To understand the appeal of Planechase Anthology, first you have to understand what you're getting. Here's a quick rundown of everything the shiny box contains:
- Four ready-to-play 60-card decks from Planechase (2012 Edition), each with eight rare cards (for the exact decklists, check out the Planechase 2012 product page)
- 86 oversized Planar cards, including 78 plane cards and 8 phenomenon cards
- Four slide deck boxes
- Oversize slide deck box
- 35 double-sided token cards
- Special edition planar die
- Four Spindown life counters
- Strategy insert
- Did I mention the box is shiny?
After a few minutes of ritual unboxing, you're ready to hit the table with up to three of your buddies for some four-player mayhem.
A DIFFERENT WAY TO PLAY MAGIC
If you've played any of the other Planechase versions before, you should be pretty familiar with how Anthology works. Out of the box, the game is ready for two to four players to throw down in a game of free-for-all Magic with one big twist: you're actively walking across the many planes of Magicthroughout the game, and each plane has its own rule-shifting effects. The dynamic lands of Zendikar may help you search for basic lands, or the harsh world of Phyrexia may have you sacrificing your nonblack creatures. Each turn, the active player has the opportunity to roll the planar die in an attempt to either take further advantage of the current plane or move to the next plane. You never know where you'll be headed next until you're already on your way!
IMMERSE YOURSELF AS A PLANESWALKER
Having never played Planechase before, I'll admit that I was skeptical going into my first play session of Planechase Anthology, but it only took a few turns for me to be completely sold. As an avid board gamer, I tend to shy away from games with increased random chance unless they have a strong reason to pull me back in, and the gameplay flavor that comes with Planechase Anthology is exactly the kind of reason I look for.
We all know that the premise of Magic is that we as players are powerful Planeswalker battling it out by using our mana resources to cast spells, but I have rarely felt that way during a game. However, during Planechase, I fully felt like an unstoppable Planeswalker dashing across the entirety of the Multiverse as I cast enchantments and summoned creatures to do my bidding. The rolling of the planar die only helps to exemplify the natural chaos that comes with battle. Sometimes it would turn the tides in my favor just enough for me to take away board control from an opponent, and sometimes it would wrest that control back from me and hand it to a new player. Regardless of whether a new plane was my boon or my bane, each reveal was tense and exciting. But this additional level of immersion in the game wasn't the only appeal for me.
As I mentioned earlier, Planechase Anthology manages to collect tomes of Magic history and lore and pack them into one compact Magic experience. As someone with only cursory knowledge of this lore, it was an intriguing trip to take across the many planes of the Multiverse. Planes familiar to me that I haven't seen in a while such as Dominaria brought a warm sense of nostalgia, while planes I have heard of but never personally visited in gameplay such as Kamigawa gave me a glimpse at some of the more colorful locations I may have missed along the way. The art and abilities of locations we have yet to see in a set (such as Jace's home plane of Vryn) paint a vivid picture of what that locale is like, so even new planes can quickly seem familiar. Making the deep background of Magic easily accessible means the game offers a lot more captivation than your average game of Magic.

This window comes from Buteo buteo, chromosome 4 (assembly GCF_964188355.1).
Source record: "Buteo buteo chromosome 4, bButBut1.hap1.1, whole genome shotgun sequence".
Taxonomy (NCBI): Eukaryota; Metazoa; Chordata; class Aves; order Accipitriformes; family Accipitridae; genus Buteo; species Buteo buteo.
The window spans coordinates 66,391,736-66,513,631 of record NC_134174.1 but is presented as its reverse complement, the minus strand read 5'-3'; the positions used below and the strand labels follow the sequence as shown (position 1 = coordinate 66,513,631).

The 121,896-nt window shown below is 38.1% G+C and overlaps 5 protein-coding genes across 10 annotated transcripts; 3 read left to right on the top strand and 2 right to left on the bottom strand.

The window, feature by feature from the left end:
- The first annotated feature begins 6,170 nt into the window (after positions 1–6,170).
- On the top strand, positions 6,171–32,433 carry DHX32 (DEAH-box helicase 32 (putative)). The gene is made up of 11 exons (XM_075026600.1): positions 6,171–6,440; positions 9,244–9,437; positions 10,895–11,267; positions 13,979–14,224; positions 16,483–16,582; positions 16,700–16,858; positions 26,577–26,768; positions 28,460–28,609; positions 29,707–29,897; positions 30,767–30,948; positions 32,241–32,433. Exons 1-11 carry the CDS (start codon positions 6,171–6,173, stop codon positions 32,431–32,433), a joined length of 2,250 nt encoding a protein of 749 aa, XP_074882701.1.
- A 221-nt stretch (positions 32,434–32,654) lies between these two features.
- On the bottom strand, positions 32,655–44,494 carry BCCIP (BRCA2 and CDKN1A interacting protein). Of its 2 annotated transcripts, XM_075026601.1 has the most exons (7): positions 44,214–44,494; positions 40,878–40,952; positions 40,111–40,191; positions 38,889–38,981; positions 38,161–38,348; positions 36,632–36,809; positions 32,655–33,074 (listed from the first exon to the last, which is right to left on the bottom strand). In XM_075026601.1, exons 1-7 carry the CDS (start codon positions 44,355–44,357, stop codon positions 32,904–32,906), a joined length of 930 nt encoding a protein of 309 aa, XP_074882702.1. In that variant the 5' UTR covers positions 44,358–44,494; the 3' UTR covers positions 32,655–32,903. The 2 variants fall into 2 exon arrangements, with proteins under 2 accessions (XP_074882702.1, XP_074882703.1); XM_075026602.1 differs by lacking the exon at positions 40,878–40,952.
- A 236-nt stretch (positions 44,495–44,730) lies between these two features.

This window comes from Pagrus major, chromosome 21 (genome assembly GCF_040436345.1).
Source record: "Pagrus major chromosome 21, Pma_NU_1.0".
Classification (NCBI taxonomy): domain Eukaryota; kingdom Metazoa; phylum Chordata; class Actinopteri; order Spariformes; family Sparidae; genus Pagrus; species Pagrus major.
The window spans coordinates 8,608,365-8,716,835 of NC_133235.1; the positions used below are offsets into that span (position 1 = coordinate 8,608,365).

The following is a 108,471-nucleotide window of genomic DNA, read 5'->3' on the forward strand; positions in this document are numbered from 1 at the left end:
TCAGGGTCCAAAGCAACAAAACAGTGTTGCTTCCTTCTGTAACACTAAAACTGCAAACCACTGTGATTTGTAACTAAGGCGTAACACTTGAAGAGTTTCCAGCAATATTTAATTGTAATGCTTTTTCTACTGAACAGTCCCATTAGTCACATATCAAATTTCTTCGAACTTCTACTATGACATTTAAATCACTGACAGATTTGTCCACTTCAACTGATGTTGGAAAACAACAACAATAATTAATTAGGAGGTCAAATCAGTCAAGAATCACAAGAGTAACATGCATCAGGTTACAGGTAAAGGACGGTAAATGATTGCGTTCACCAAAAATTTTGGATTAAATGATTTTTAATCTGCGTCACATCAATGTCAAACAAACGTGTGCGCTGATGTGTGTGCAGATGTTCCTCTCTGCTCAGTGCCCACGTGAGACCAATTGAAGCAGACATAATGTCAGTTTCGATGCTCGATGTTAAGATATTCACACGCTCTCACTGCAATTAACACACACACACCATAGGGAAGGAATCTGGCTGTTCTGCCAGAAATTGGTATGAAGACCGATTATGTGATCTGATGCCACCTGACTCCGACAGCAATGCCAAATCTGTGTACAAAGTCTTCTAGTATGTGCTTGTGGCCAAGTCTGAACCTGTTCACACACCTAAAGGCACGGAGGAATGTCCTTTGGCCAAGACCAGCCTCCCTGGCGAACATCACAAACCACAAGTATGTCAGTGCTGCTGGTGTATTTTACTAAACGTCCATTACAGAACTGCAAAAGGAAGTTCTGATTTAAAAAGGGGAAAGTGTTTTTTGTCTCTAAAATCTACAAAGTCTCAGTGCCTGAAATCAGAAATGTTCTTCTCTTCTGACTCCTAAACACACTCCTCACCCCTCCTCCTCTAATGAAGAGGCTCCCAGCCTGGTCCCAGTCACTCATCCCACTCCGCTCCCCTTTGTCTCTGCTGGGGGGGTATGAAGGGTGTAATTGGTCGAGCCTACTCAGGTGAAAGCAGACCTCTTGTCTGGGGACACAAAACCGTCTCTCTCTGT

AFTER THE GAMES ARE DONE
While the included Planechase rules and decks offer hours of dynamic game time, eventually that itch all Magic players get is going to hit you: the need to customize. There may never have been a Magicplayer who acquired a preconstructed deck without soon feeling the need to make it their own with a little fiddling. And Planechase Anthology offers a lot more customization than most Magic bundles.
The four decks that come in the box are already finely tuned to accomplish their goals, but that doesn't mean there isn't room for improvement. For example, with Maelstrom Wanderer and a number of other cascade cards looking for free spells in the "Chaos Reigns" deck, I know I'll be adding in Rashmi, Eternities Crafter for more free casting. And with a boatload of enchantments-matter cards in "Savage Auras," I'll be throwing in Opalescence (one of my old favorites) to make them matter a little more. As always, the deck customization that can be done with these decks in endless!
While tweaking preconstructed decks is always fun, the customization that really makes Planechasestand out is the Planar cards themselves. These are at the core of what makes a game of Planechaseso chaotic and thrilling, and there's no reason they need to stay confined to what comes with Planechase Anthology. One of my coworkers is eager to bring these cards to his next game of Commander to make the board just a little more unpredictable. I might bring them next time my friends and I draft Kaladesh to amp up the craziness. These cards do a great job of throwing a wrench in everyone's engine, so it's fun to see how they play out in the many formats of Magic.
Planechase Anthology is an outstanding way to celebrate both the story and gameplay of Magic. With some wild new twists hitting the battlefield every time the plane changes, the game has you constantly adjusting your strategy and keeps you from resorting to your normal bag of Magic tricks. I can't wait to play again!